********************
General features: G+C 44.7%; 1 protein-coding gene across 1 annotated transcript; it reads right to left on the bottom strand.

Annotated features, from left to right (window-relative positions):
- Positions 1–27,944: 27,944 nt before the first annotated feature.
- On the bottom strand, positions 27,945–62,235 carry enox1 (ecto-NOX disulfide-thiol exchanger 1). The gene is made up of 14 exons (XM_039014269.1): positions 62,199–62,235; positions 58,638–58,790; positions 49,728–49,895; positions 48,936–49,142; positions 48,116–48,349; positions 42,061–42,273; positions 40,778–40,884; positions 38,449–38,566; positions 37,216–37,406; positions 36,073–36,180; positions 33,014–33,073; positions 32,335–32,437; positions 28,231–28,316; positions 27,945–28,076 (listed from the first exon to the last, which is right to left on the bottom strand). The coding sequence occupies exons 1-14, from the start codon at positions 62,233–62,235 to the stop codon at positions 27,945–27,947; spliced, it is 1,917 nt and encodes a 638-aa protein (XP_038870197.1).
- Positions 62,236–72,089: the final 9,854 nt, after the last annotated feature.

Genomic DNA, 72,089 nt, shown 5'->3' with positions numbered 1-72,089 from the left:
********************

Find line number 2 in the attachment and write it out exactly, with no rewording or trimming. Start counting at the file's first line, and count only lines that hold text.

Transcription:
Annotated features, from left to right (window-relative positions):